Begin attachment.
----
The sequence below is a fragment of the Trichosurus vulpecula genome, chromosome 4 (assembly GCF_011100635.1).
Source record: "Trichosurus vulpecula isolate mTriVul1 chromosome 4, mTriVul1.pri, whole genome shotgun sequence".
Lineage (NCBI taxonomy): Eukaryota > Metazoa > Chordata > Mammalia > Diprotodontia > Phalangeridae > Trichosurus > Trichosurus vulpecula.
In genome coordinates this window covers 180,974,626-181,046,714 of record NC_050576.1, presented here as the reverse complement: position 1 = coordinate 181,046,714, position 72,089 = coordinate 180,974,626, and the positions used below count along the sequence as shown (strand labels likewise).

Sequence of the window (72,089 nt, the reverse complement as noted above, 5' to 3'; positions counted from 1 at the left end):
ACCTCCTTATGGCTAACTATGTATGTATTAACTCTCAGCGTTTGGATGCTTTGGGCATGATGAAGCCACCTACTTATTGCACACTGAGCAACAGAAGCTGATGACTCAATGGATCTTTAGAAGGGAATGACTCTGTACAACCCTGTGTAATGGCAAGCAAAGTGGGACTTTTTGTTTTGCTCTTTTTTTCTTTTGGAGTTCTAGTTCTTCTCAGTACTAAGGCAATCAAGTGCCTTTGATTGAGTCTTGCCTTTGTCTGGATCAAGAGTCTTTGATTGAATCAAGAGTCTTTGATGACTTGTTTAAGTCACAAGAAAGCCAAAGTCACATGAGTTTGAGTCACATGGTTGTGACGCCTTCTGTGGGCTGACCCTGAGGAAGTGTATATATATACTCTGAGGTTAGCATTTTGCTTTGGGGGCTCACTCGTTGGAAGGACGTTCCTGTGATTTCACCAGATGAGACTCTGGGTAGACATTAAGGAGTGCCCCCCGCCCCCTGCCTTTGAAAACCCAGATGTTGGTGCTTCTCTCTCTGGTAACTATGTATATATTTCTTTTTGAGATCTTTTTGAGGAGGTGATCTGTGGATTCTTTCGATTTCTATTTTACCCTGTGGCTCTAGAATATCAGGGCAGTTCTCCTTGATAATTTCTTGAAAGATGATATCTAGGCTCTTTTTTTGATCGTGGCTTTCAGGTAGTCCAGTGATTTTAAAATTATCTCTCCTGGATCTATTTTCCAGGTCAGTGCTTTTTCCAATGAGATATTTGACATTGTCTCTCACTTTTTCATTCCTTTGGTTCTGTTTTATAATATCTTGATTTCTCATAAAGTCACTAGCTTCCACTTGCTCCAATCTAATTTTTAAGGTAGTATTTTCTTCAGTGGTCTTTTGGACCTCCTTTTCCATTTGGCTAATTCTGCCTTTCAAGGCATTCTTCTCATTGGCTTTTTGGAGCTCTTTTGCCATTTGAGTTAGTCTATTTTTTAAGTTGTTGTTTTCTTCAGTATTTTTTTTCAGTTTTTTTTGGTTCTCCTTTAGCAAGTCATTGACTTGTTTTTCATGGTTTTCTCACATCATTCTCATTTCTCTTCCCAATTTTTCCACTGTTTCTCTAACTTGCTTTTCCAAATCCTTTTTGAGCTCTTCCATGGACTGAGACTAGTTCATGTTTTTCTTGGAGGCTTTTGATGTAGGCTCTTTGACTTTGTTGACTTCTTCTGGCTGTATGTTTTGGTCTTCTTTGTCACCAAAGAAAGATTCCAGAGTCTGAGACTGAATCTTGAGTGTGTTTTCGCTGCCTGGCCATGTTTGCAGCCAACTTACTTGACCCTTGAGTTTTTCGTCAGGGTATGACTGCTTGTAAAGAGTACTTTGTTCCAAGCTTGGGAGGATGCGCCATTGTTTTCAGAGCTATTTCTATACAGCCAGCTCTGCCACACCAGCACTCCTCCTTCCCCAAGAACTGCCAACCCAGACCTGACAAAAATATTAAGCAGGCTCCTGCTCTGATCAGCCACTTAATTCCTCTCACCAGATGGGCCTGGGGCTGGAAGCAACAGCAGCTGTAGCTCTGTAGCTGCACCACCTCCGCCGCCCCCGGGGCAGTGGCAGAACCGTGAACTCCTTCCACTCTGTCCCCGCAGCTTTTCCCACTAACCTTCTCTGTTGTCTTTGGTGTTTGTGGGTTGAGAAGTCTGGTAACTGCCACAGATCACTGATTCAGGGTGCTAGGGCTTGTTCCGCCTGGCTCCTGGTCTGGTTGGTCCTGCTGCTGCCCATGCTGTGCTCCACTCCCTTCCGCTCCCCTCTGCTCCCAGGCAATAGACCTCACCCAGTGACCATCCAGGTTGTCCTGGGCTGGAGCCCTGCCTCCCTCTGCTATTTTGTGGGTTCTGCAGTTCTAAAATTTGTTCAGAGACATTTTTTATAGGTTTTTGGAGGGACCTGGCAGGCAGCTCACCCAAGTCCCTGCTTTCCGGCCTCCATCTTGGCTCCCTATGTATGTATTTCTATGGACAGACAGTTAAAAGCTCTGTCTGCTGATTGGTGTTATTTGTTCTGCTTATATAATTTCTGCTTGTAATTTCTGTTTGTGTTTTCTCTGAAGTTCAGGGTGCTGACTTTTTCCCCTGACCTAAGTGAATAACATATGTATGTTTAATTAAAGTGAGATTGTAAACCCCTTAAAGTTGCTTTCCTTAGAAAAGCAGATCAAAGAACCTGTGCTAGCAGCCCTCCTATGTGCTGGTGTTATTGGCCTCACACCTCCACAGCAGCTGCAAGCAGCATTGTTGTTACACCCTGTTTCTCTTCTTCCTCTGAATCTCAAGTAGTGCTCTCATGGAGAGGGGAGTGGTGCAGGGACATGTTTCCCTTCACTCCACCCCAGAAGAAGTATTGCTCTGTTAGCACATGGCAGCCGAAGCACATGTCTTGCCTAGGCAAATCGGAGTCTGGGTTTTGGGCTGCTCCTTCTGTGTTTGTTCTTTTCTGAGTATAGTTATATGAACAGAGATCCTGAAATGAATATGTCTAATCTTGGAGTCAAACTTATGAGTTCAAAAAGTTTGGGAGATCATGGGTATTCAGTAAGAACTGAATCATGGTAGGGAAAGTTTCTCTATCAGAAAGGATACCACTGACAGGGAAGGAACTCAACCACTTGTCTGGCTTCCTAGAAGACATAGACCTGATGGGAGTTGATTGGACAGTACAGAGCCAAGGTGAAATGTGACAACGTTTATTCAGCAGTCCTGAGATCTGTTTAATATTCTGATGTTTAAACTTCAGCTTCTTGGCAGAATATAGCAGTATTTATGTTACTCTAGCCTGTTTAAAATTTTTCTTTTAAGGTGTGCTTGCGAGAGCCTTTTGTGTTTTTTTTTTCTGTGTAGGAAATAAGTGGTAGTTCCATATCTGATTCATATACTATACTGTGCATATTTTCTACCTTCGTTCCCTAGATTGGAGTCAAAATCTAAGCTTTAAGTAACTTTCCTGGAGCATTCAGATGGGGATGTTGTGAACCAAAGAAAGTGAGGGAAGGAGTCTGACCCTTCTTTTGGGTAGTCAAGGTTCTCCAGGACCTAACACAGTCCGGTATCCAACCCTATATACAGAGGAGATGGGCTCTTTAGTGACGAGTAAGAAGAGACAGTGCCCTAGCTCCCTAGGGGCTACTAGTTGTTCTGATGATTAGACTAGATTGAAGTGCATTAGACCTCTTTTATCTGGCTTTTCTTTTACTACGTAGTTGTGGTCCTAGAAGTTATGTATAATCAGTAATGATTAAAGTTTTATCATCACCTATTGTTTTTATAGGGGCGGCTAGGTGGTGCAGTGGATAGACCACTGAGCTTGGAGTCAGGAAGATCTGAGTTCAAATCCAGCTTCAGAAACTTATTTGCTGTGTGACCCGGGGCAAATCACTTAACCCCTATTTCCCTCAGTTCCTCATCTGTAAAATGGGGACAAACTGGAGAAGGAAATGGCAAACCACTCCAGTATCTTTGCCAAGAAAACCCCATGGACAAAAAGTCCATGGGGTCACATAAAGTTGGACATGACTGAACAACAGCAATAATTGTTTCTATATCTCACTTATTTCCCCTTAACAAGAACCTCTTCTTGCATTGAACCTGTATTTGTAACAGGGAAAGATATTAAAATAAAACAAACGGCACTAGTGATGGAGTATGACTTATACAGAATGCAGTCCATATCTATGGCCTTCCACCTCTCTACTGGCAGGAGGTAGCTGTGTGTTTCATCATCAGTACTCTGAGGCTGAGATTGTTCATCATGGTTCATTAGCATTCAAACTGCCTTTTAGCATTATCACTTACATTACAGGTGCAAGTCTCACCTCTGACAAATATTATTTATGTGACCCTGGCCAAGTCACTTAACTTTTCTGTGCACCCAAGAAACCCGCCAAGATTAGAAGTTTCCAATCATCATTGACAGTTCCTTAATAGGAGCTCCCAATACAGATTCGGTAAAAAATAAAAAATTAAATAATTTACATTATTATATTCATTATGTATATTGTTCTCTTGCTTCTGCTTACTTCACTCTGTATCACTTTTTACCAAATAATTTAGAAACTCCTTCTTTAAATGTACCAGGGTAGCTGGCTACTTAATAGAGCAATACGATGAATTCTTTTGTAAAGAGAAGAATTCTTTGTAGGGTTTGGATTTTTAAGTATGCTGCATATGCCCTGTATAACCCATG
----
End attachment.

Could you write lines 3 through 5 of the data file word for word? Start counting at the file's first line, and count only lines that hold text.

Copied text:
Lineage (NCBI taxonomy): Eukaryota > Metazoa > Chordata > Mammalia > Diprotodontia > Phalangeridae > Trichosurus > Trichosurus vulpecula.
In genome coordinates this window covers 180,974,626-181,046,714 of record NC_050576.1, presented here as the reverse complement: position 1 = coordinate 181,046,714, position 72,089 = coordinate 180,974,626, and the positions used below count along the sequence as shown (strand labels likewise).

Sequence of the window (72,089 nt, the reverse complement as noted above, 5' to 3'; positions counted from 1 at the left end):